person, whether tentiary in the District of Columbia, that there are in the bond or free, and wheresoever born, to the punishments county of Washington fourteen capital offences, and in of the existing laws, and to exclude them from the general the county of Alexandria they are still more numerous. operation of the law now under consideration. I solemnly I shall not stop to inquire whether any state of things declare, before God and man, I have no wish to interfere would have called for such a code. It is sufficient for my with the rights and obligations of master and slave; if callpurpose, if we legislate at all, that our acts should be in ed upon to declare iny sentiments upon the abstract quesreference to a general amelioration of the people here, tion of slavery, I should not be uuwilling to make a declaand not a portion of them. Within the last thirty years, ration of my sentiments; but we are bound, in legislating the laws of both Virginia and Maryland have been alter for the District, to look to the effect and consequences of ed, and rendered less severe than they were thirty years our acts; their bearing and operation upon all the people ago; and the consequences of this amendment will be, to of the United States. Dissatisfied as I am with the present leave the slaves of the District of Columbia liable to the laws, I had rather further legislation should be altogether punishments under the laws as they now exist; laws not withheld, and the people of the District left to their fate, now in force in any State in this Union. This I will not than participate in any kind of legislation that will warrant agree to; and my opposition is not only to the manifest an inference that any of the criminal laws of the District injustice to a portion of the people here, but to the free meets my approbation. A few words in reply to gentlepeople who may, and who have a right to, visit this Dis- men who have advocated the amendment, and I will cease trict, whether prompted by curiosity or considerations of from troubling the House with further remarks. They business, which here they have a right to carry ou. What seem to suppose, that, because this District was carved out is the situation of the free black ? and what are his liabili. I of States which, at the time of the cession, were, and pow ties when be visits the city of Washington? The free are, slave-bolding States, it must be always treated as a black of the State of New York, free there, not only be slave-bolding territory ; that we are never to look forward cause he treads the soil of freedom, was born free, and to that period wheo slavery here is to be extinct. Sir, has those characteristics by which man differs from the this District was not made a slaveholding territory by any rest of the animated race, his eyes turned towards heaven, act of the General Government; and the recognition by living in a land where the legal presumptions in favor of that Government of slavery in this District was not from freedom nre as great and as generally acknowledged as any approbation of the system; it was the necessary result are those presumptions in favor of innocence; the moment of that state of things which existed at the time of the he reaches this city, he is nigra facie a slave. Yes, sir, cession. And because slavery did here exist at that time, the complexion wbich“ an African sun might have burnt (the cession having been made for the benefit of all the upon him” is in this land of freedom evidence of his owing States,) have not all the States a common interest in the service to some one, and creates such a presumption against District ? aud, whenever it can be done without interfering bim, as authorizes the magistrates and officers of the city with private rights here and elsewhere, will not the extincto seize and commit him to jail. If he has friends, he need tion of slavery here be an event equally desired by all ! odly lay in jail until he sends home, and by the aid of I am surprised to bear gentlemen coming from the slavethose friends procure such testimony as will be sufficient holding States, say that punishment, by confinement in the to satisfy the authorities here that he is a free man. If he penitentiary, will be to slaves po punishment at all! What is without friends, he must remain in jail forever, or be is the imputation which this declaration renders them liataken out and sold for his expenses, and sent wherever ble to? That slavery bas such evils, and is attended with his purchaser may reside. This is not all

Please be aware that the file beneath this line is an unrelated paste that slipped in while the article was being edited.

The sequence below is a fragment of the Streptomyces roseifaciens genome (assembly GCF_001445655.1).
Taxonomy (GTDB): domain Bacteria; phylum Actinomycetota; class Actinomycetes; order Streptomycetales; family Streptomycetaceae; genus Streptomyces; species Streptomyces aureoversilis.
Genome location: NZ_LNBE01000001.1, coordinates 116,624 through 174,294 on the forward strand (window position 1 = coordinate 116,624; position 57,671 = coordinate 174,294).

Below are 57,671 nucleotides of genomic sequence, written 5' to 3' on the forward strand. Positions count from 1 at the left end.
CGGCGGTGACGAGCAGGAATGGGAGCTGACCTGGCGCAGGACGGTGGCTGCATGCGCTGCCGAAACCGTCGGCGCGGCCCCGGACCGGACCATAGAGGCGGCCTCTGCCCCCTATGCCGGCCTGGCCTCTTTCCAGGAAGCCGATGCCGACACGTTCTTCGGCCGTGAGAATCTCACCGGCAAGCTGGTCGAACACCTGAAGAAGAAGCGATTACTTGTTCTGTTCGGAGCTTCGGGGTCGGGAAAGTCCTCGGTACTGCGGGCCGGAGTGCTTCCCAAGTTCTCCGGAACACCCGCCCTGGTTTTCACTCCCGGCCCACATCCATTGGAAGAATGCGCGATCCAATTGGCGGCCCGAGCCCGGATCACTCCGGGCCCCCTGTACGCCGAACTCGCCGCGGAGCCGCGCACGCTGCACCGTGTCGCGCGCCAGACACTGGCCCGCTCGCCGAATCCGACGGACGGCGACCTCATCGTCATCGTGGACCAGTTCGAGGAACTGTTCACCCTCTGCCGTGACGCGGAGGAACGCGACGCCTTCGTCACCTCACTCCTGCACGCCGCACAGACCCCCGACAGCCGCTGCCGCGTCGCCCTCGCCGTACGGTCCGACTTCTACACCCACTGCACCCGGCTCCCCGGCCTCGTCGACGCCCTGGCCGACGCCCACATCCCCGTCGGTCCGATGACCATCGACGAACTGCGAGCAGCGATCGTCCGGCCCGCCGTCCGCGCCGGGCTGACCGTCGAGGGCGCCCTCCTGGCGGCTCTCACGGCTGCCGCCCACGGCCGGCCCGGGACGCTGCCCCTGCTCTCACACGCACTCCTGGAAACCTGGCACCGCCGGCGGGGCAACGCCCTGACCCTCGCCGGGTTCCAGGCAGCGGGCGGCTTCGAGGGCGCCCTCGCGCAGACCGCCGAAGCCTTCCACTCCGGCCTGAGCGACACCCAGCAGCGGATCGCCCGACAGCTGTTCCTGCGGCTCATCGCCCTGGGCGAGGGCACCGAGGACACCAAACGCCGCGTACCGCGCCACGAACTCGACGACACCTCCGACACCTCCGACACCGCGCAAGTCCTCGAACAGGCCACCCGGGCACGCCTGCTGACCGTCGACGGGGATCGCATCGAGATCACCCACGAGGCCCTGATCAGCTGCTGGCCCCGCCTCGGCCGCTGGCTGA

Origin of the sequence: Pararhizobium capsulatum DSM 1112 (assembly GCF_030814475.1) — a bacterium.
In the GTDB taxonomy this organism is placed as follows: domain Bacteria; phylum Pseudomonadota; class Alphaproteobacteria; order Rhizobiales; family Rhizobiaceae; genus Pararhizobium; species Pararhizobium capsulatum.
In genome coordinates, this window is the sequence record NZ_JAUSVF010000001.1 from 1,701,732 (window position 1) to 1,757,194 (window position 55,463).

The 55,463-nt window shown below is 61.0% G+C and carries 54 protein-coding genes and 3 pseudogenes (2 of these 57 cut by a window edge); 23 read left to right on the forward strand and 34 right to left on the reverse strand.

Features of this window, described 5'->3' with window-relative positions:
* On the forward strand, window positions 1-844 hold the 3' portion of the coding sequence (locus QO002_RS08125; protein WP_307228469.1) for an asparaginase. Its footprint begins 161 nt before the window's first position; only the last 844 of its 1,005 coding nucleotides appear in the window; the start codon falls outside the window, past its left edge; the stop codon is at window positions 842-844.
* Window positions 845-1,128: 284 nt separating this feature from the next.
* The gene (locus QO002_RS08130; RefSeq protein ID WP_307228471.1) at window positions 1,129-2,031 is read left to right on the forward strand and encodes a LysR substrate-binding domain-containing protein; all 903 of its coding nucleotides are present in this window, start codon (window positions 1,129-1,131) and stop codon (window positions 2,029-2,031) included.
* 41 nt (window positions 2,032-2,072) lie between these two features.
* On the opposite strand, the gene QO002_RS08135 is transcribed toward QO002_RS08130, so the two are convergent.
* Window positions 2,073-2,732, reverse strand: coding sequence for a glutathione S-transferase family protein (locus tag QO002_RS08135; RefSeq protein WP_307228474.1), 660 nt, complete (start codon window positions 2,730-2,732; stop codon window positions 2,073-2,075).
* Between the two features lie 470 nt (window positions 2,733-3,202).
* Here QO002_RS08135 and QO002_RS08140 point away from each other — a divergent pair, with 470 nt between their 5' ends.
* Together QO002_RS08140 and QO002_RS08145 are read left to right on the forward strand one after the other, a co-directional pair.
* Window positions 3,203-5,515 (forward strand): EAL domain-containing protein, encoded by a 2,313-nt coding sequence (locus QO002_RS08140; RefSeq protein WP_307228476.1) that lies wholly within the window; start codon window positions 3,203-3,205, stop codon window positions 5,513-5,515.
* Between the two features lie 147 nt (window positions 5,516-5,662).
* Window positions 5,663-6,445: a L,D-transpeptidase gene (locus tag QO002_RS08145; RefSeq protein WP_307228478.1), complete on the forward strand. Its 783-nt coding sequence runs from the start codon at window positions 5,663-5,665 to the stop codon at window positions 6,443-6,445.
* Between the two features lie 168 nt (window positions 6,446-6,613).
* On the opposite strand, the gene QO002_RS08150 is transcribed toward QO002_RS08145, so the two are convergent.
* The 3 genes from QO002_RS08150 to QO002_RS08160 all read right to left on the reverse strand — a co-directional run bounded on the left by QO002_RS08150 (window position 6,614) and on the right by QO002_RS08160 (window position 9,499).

. If he proves such privations, that confinement in the penitentiary so to the satisfaction of those in authority that he is a free far ameliorates its condition as to make it desirable. Soft
man, he is still liable to be sold for jail fees and expenses ened as those evils are in every part of the country, to } incurred during the period of bis confinement. These the eternal honor of gentlemen living in certain portions
are the present operations of the laws of this District of the country be it said, I am unwilling to believe there All that I have supposed might take place, a very few is a gentleman in this House from any one of the slave. years ago did take place, in relation to a free map of West holding States, who is prepared to admit this to be the Chester county, New York, one of the independent elec- case—that to punish slaves, nothing short of corporal tors of that State, and a constituent of my friend over the punishments can be effectual; that the slave must be maimway, (Mr. Cowles.] That county at that time appeared ed, burned in the hand or face, his back must be lacerated to be not insensible to this outrage upon one of its citizens, and torn, “ and torn again before his wounds have cicatric and the attention of Congress was called to the case. The ed,” to be made sensible that he is punished for his crimes. Committee on the District of Columbia were instructed Sir, on this subject I must be permitted to differ from to inquire into it; but I am now under the impression that gentlemen who have addressed the House. In my opinion